May 2006
Volume 47, Issue 13
ARVO Annual Meeting Abstract  |   May 2006
Genetic Susceptibility to Radiation Cataractogenesis
Author Affiliations & Notes
  • B.V. Worgul
    Columbia University, New York, NY
  • H.B. Lieberman
    Columbia University, New York, NY
    Radiological Research,
  • L.B. Smilenov
    Columbia University, New York, NY
    Radiological Research,
  • D.J. Brenner
    Columbia University, New York, NY
    Radiological Research,
  • N.J. Kleiman
    Columbia University, New York, NY
    Environmental Health Sciences,
  • A.K. Junk
    Wills Eye Hospital, Thomas Jefferson University, Philadelphia, PA
  • E.J. Hall
    Columbia University, New York, NY
    Radiological Research,
  • Footnotes
    Commercial Relationships  B.V. Worgul, None; H.B. Lieberman, None; L.B. Smilenov, None; D.J. Brenner, None; N.J. Kleiman, None; A.K. Junk, None; E.J. Hall, None.
Investigative Ophthalmology & Visual Science May 2006, Vol.47, 4737. doi:
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      B.V. Worgul, H.B. Lieberman, L.B. Smilenov, D.J. Brenner, N.J. Kleiman, A.K. Junk, E.J. Hall; Genetic Susceptibility to Radiation Cataractogenesis . Invest. Ophthalmol. Vis. Sci. 2006;47(13):4737.

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      © ARVO (1962-2015); The Authors (2016-present)

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Purpose: : Whether or not a subset of the human population is genetically predisposed to radiation damage is an unresolved issue with considerable currency. We have shown previously that the lenses of mice haplodeficient in ATM exhibit greater radiation sensitivity than those of wild types. The finding indicates that a genetic background which is otherwise phenotypically unremarkable but is heterozygous for a gene associated with the checkpoint pathway can still influence radiation susceptibility. This raises the question of how multiple haplodeficiencies might affect vulnerability to radiation exposure.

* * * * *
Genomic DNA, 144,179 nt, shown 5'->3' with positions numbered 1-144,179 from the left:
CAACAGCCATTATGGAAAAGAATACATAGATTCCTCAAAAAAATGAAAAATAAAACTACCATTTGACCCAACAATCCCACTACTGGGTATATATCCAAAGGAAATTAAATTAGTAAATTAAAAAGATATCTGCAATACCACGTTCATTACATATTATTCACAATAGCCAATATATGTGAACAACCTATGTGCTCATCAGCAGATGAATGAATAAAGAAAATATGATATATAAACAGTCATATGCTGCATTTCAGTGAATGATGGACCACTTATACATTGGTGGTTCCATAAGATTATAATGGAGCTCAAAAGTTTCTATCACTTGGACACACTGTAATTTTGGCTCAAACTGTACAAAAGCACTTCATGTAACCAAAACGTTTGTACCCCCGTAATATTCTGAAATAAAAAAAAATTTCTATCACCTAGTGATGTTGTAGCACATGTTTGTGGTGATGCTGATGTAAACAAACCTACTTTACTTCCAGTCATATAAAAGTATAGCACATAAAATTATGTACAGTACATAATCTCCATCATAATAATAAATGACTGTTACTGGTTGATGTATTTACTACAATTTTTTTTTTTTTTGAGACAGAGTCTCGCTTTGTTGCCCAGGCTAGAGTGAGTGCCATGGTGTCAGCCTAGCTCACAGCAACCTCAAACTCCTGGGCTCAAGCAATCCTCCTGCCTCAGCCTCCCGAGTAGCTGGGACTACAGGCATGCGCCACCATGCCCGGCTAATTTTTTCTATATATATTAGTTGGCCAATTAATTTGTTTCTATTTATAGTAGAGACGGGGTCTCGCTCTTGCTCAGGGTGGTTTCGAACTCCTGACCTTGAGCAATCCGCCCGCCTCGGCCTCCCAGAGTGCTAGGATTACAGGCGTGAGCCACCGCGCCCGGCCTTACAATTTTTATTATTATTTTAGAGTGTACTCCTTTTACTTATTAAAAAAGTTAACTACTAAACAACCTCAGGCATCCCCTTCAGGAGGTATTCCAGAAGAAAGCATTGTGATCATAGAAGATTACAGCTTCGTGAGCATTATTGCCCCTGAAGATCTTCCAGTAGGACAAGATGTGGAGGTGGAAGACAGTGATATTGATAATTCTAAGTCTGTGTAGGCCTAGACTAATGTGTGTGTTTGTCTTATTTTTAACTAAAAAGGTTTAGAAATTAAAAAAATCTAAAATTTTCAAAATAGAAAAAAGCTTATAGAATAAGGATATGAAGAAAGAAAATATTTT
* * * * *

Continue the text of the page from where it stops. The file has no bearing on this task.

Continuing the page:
Methods: : One eye of knockout mice heterozygous for the atm, mrad9 and brca1 genes was exposed to 500 mGy of 250 kVp X–rays. In addition, animals with mixed genotypes atm+/– & mrad9+/– and atm+/– & brca1+/–, as well as wild type controls, were also exposed. Each group was represented by at least 10 mice and the radiation administered at 28 days postpartum. The eyes of all the animals were followed weekly for up to 13 months (∼50% lifespan). The lenses, examined by slit–lamp biomicroscopy, were assessed using the Merriam/Focht radiation cataract scoring method.

Results: : As was found previously, ATM haplodeficient mice developed cataracts which appeared earlier and progressed faster than in wildtypes. Mrad9 and brca1 single heterozygotes responded similarly. In the case of the dual haplodeficiency, the lenses of atm+/– & mrad9+/– animals were markedly more radiosensitive than those of mice with either mutation alone. In contrast atm+/– & brca1+/– animals were no more susceptible than the single haplodeficients.

Conclusions: : The radiosensitivity of the lens has now been shown to be affected by three distinct genotypes. It is not clear why atm+/– and mrad9+/–, when present together, have an even greater effect whereas the atm+/– & brca1+/– genotype manifests a sensitivity equivalent to either genotype alone. It may be because ATM is an upstream regulator of BRCA1 whereas the relationship between ATM and Mrad9 appears less direct. This suggestion is supported by recent transformation, apoptosis and survival studies using atm+/– & mrad9+/– mouse embryo fibroblasts (Smilenov et al., Cancer Res. 65; 933, 2005).

Keywords: cataract • genetics • pathology: human 

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